Q: How can I keep my dog safe from the elements this winter?
A: As winter approaches and humans put on more layers before walking their dog, they shouldn’t forget about their pets.
Dogs’ — and other pets’ — tolerance of the cold varies on breed, coat, body fat stores, activity level and health, according to the American Veterinary Medical Association.
Although some dogs with thick coats or ones bred for colder weather can be more tolerant of the cold, it’s a myth that dogs are completely resistant to cold weather, the association said. Like humans, dogs can get hypothermia or frostbite.
Winter walks may have to be shortened. Short-haired dogs could stay warm by wearing a sweater, according to the Humane Society of the United States.
The same goes for smaller dogs with shorter legs because their bodies are more prone to touch snow or ice-covered ground.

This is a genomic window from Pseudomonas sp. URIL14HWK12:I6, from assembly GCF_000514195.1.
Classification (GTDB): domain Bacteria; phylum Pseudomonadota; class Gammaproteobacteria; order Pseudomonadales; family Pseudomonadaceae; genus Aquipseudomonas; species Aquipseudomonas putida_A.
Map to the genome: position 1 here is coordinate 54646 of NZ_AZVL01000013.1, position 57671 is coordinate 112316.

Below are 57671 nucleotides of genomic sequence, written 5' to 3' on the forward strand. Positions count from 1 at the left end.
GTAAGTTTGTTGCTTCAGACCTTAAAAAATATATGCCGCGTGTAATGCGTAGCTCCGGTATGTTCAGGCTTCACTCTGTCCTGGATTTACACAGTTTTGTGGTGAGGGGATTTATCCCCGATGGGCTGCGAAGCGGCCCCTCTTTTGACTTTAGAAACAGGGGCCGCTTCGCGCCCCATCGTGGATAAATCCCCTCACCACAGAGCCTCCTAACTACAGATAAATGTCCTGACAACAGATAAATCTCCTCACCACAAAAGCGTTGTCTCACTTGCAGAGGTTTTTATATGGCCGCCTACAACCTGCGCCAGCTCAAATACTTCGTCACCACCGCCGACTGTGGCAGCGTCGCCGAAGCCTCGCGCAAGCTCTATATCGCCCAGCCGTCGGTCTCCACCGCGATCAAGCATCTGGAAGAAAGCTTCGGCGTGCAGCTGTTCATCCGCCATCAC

After walks outside, the Humane Society recommended wiping your dog’s paws with a damp towel before they can lick them. Rock salt, chemicals used to melt snow and other chemicals like antifreeze can irritate the paws of a dog, in addition to often being poisonous.
The cold weather can also lead to cracked or bleeding paws. Booties may help protect dog paws from the cold or chemicals, according to the veterinary association.
Regardless of the breed, dogs shouldn’t be left outside for long periods of time in below-freezing weather, the association said.
If dogs must be left outside, they should have access to non-frozen water and a shelter raised off of the ground with dry bedding.